From 1927 until 1936 Haldane also held a part-time appointment at the John Innes Horticultural Institution, then at Merton, outside London, where he carried on the genetic research of the former director, William Bateson (1861-1926).

Shortly before the outbreak of World War II, Haldane was retained by the Amalgamated Engineering Union to represent the interest of their members at the public inquiry into the loss of ninety-nine lives when the submarine Thetis sank while on trials. The physiological work, during which Haldane and four members of the International Brigade were sealed into a chamber in which conditions in the stricken submarine were simulated, led directly to Haldane’s doing much wartime work for the admiralty. This involved investigation of the physiological problems concerned in escape from submarines, and much other underwater work. For considerable periods Haldane and a band of personally recruited colleagues, including his future second wife, Helen Spurway (1917-1928), risked their lives regularly. Many of their results were described by Haldane and E. M. Case in 1941.

This work, and later statistical investigations for the government, was carried out despite the fact that Haldane had announced himself a Marxist in the 1930s and for several years was editor of the communist Daily Worker (London). He had joined the Communist party soon after the outbreak of the Spanish Civil War, during which he advised the Republican government on gas precautions; and his scientific experience was conscripted by the predominantly left-wing government which before the outbreak of World War II demanded better air raid precautions in Britain.

Haldane stressed the social responsibilities of science and contributed more than 300 articles on popular science to the Daily Worker. His extensive writings, which continued until the year of his death, ranged from ten famous papers in which he made mathematical contributions to the theory of natural selection to many volumes of essays explaining science to the layman, an art of which he was one of the greatest practitioners since Thomas Henry Huxley (1825-1895).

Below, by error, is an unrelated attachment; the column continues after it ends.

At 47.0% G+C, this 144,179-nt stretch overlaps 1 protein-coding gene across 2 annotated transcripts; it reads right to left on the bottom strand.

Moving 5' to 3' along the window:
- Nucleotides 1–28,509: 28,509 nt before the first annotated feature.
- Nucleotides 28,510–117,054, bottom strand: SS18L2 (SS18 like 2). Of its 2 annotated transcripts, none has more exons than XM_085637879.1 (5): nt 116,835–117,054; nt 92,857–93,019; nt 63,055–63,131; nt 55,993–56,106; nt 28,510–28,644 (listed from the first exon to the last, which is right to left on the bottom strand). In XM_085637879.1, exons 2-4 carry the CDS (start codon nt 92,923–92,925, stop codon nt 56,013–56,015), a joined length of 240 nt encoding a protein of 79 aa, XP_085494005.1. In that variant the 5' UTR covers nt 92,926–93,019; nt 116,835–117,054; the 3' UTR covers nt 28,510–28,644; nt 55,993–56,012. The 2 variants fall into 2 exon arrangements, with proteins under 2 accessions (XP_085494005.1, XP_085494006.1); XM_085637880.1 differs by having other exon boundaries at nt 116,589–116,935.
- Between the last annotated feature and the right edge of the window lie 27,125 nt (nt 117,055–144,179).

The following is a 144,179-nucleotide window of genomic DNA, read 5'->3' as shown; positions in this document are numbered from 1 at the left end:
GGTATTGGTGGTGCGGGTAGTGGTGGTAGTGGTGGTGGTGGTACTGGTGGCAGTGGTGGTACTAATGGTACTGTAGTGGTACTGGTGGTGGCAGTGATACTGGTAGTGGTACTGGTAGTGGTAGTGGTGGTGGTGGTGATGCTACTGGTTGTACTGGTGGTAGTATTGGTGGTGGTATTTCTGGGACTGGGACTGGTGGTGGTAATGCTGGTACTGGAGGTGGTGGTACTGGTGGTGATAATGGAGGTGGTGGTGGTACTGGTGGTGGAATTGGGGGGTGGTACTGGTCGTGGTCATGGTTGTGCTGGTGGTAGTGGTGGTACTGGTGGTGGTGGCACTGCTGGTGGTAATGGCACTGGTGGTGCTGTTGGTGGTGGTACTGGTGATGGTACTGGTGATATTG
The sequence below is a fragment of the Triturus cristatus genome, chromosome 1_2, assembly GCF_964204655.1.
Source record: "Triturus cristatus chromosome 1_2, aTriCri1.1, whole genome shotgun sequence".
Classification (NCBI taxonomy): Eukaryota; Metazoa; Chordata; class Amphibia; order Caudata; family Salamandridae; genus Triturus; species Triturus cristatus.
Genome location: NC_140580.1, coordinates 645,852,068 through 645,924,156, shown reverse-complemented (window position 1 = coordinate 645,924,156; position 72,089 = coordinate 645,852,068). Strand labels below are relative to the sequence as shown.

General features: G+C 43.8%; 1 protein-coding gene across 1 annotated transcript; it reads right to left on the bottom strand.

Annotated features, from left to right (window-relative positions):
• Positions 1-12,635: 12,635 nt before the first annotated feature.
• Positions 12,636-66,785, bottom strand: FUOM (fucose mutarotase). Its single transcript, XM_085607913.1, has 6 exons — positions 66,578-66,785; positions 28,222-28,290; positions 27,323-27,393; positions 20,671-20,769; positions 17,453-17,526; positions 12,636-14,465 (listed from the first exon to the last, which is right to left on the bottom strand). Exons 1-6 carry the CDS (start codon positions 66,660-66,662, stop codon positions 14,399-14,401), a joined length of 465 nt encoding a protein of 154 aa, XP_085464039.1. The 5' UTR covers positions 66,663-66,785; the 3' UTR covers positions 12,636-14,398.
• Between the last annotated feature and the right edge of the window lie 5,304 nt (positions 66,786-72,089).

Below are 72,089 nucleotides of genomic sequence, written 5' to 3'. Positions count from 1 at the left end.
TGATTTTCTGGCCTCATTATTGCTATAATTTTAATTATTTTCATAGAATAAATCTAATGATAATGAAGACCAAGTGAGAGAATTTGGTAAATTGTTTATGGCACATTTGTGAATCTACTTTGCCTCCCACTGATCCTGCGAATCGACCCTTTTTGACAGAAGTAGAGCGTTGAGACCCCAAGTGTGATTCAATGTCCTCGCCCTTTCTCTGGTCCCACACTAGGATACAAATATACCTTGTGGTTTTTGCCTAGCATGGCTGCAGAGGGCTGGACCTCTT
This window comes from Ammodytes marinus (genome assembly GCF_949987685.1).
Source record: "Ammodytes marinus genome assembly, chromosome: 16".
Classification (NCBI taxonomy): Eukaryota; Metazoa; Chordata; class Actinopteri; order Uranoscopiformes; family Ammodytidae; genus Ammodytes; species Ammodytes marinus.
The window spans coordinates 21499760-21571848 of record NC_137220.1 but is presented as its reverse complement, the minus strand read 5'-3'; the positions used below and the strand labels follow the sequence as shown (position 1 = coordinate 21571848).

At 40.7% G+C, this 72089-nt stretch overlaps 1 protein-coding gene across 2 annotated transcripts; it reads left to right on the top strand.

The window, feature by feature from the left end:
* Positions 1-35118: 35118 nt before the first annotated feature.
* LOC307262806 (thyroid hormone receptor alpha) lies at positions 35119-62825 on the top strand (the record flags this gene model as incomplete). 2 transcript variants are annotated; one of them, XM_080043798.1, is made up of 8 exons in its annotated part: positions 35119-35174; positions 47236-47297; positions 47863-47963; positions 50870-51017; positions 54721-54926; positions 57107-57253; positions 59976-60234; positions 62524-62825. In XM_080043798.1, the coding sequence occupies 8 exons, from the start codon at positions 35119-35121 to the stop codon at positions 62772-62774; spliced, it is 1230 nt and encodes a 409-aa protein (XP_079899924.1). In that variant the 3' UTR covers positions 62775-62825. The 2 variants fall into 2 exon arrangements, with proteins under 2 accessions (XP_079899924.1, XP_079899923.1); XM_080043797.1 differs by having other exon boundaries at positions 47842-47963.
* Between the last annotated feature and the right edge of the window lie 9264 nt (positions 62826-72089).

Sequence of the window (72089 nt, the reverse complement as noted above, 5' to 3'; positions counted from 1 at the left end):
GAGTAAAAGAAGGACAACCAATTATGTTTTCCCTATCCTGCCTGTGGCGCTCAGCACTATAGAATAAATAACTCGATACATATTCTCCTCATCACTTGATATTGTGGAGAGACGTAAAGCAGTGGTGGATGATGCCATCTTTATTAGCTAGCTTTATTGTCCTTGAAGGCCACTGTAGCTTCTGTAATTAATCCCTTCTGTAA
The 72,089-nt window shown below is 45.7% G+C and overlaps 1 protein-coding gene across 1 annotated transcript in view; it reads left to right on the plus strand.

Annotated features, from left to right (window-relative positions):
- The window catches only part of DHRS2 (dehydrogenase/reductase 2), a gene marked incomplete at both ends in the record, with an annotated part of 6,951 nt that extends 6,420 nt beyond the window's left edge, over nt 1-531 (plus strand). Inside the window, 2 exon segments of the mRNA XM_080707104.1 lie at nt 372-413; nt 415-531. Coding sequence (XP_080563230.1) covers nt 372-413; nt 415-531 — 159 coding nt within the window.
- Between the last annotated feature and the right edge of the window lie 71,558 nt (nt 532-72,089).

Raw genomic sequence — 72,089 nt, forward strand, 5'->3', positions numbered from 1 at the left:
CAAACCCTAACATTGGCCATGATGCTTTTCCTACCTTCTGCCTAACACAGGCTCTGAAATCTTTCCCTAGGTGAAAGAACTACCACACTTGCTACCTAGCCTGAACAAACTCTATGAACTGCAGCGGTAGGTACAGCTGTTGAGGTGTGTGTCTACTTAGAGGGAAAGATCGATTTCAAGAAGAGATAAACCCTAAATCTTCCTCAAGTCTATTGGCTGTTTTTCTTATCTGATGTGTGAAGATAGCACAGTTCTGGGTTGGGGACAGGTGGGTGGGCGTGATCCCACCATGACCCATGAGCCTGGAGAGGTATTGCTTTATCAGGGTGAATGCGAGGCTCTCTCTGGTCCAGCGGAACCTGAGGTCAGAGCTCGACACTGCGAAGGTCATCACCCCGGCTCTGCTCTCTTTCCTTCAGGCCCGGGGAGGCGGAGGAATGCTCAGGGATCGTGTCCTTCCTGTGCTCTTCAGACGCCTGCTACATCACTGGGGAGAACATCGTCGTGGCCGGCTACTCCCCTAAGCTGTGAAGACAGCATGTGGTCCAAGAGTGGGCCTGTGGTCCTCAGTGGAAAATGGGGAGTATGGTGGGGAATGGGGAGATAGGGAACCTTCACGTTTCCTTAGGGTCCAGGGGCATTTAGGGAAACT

He later became disillusioned with the official communist party line and with the rise of the Soviet biologist Trofim Denisovich Lysenko (1898-1976).

A passage to India

The uniqueness of Haldane’s contribution to science was that for much of his life he was able to bring to fresh fields the equipment and concepts he had acquired in other disciplines; for him «the cross-fertilization of ideas» really worked. This was also true of his papers and books, which range from the highly technical to the popular and include one classic book of science for children (1937). It was typical that he should describe in The Origin of Life (1929) a mechanism for the synthesis of organic matter which Darwin had merely assumed, a speculation on the origin of life very comparable with Alexander Oparin’s in Russia. It is no matter for surprise that his bibliography should occupy a dozen closely printed pages in Biographical Memoirs of Fellows of the Royal Society.

Haldane was widely decorated and honoured in academic circles. He possessed an unusual combination of analytic powers, literary abilities, a wide range of knowledge, and a force of personality that produced numerous discoveries in several scientific fields and proved stimulating to an entire generation of research workers.

Haldane was married twice: first to Charlotte Franken, a journalist; and then to Helen Spurway, a fellow biologist, who survived him.

    «Science is vastly more stimulating to the imagination than are the classics. »

    «I am quite sure that our views on evolution would be very different had biologists studied genetics and natural selection before and not after most of them were convinced that evolution had occurred. »

    «Illiteracy in England is mainly determined by congenital weak-mindedness, in India by parental poverty. » Possible Worlds. «Eugenics and Social Reform.»

    I have no doubt that in reality the future will be vastly more surprising than anything I can imagine. Now, my own suspicion is that the universe is not only queerer than we suppose, but queerer than we can suppose. Possible Worlds, 1927.

    «Early diagnosis of disease is the business of the general public even more than of the medical profession. Possible Worlds, «The Time Factor in Medicine»

    «I have never yet met a healthy person who worried very much about his health, or a really good person who worried much about his own soul.»
    The inequality of man

    «There are a few honest antivivisectionists . . . . I have not met any of them, but I am quite prepared to believe that they exist»
    Possible Worlds, «Some Enemies of Science»

    “All that biology tells us about the nature of God is that he has "An inordinate fondness for beetles".
    In George Evelyn Hutchison (1903-1991): Homage to Santa Rosalia or why are there so many kinds of animals?, The American Naturalist, Chicago, 1959, 93:145-159.